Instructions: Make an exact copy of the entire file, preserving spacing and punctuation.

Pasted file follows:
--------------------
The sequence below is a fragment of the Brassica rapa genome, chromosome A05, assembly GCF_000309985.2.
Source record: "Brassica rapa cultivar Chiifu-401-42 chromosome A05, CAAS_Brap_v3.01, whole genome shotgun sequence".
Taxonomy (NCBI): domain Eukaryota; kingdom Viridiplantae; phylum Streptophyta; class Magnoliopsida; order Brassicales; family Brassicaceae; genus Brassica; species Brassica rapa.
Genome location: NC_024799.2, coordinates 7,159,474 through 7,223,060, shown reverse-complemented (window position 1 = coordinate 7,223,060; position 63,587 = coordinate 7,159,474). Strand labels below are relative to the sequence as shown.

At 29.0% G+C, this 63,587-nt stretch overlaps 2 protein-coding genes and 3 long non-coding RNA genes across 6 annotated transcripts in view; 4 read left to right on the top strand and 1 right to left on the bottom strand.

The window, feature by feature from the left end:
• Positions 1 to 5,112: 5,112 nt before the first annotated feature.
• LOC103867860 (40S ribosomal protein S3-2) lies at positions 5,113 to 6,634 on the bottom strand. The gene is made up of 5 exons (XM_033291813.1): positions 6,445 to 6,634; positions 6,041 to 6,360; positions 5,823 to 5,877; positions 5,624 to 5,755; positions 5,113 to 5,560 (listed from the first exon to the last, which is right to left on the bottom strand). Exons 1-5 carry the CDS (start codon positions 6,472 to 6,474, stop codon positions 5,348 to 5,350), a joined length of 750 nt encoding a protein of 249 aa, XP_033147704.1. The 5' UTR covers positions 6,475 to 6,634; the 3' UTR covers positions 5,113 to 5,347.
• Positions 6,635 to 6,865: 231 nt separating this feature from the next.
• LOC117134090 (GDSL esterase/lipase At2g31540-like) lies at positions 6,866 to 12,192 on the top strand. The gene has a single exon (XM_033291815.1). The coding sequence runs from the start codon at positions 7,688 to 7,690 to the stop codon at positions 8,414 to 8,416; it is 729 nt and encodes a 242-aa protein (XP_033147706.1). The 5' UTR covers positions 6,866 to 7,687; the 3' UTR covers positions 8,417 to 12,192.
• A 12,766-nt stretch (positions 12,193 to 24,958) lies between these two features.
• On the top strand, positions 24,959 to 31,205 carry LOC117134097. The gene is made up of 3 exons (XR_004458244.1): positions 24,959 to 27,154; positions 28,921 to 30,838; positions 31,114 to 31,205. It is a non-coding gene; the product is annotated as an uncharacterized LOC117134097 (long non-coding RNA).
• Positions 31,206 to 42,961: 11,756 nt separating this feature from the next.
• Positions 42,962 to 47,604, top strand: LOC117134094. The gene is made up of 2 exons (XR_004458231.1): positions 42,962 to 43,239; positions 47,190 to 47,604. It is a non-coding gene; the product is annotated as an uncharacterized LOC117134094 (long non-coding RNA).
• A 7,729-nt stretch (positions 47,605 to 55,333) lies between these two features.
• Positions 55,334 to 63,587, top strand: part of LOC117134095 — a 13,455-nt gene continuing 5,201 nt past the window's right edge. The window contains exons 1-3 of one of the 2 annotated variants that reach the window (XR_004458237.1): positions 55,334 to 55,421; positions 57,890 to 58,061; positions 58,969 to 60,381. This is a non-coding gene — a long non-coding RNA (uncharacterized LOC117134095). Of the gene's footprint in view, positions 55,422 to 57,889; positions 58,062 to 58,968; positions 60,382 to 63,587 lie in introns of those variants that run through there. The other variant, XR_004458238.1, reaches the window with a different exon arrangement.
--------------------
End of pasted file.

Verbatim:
The sequence below is a fragment of the Brassica rapa genome, chromosome A05, assembly GCF_000309985.2.
Source record: "Brassica rapa cultivar Chiifu-401-42 chromosome A05, CAAS_Brap_v3.01, whole genome shotgun sequence".
Taxonomy (NCBI): domain Eukaryota; kingdom Viridiplantae; phylum Streptophyta; class Magnoliopsida; order Brassicales; family Brassicaceae; genus Brassica; species Brassica rapa.
Genome location: NC_024799.2, coordinates 7,159,474 through 7,223,060, shown reverse-complemented (window position 1 = coordinate 7,223,060; position 63,587 = coordinate 7,159,474). Strand labels below are relative to the sequence as shown.

At 29.0% G+C, this 63,587-nt stretch overlaps 2 protein-coding genes and 3 long non-coding RNA genes across 6 annotated transcripts in view; 4 read left to right on the top strand and 1 right to left on the bottom strand.

The window, feature by feature from the left end:
• Positions 1 to 5,112: 5,112 nt before the first annotated feature.
• LOC103867860 (40S ribosomal protein S3-2) lies at positions 5,113 to 6,634 on the bottom strand. The gene is made up of 5 exons (XM_033291813.1): positions 6,445 to 6,634; positions 6,041 to 6,360; positions 5,823 to 5,877; positions 5,624 to 5,755; positions 5,113 to 5,560 (listed from the first exon to the last, which is right to left on the bottom strand). Exons 1-5 carry the CDS (start codon positions 6,472 to 6,474, stop codon positions 5,348 to 5,350), a joined length of 750 nt encoding a protein of 249 aa, XP_033147704.1. The 5' UTR covers positions 6,475 to 6,634; the 3' UTR covers positions 5,113 to 5,347.
• Positions 6,635 to 6,865: 231 nt separating this feature from the next.
• LOC117134090 (GDSL esterase/lipase At2g31540-like) lies at positions 6,866 to 12,192 on the top strand. The gene has a single exon (XM_033291815.1). The coding sequence runs from the start codon at positions 7,688 to 7,690 to the stop codon at positions 8,414 to 8,416; it is 729 nt and encodes a 242-aa protein (XP_033147706.1). The 5' UTR covers positions 6,866 to 7,687; the 3' UTR covers positions 8,417 to 12,192.
• A 12,766-nt stretch (positions 12,193 to 24,958) lies between these two features.
• On the top strand, positions 24,959 to 31,205 carry LOC117134097. The gene is made up of 3 exons (XR_004458244.1): positions 24,959 to 27,154; positions 28,921 to 30,838; positions 31,114 to 31,205. It is a non-coding gene; the product is annotated as an uncharacterized LOC117134097 (long non-coding RNA).
• Positions 31,206 to 42,961: 11,756 nt separating this feature from the next.
• Positions 42,962 to 47,604, top strand: LOC117134094. The gene is made up of 2 exons (XR_004458231.1): positions 42,962 to 43,239; positions 47,190 to 47,604. It is a non-coding gene; the product is annotated as an uncharacterized LOC117134094 (long non-coding RNA).
• A 7,729-nt stretch (positions 47,605 to 55,333) lies between these two features.
• Positions 55,334 to 63,587, top strand: part of LOC117134095 — a 13,455-nt gene continuing 5,201 nt past the window's right edge. The window contains exons 1-3 of one of the 2 annotated variants that reach the window (XR_004458237.1): positions 55,334 to 55,421; positions 57,890 to 58,061; positions 58,969 to 60,381. This is a non-coding gene — a long non-coding RNA (uncharacterized LOC117134095). Of the gene's footprint in view, positions 55,422 to 57,889; positions 58,062 to 58,968; positions 60,382 to 63,587 lie in introns of those variants that run through there. The other variant, XR_004458238.1, reaches the window with a different exon arrangement.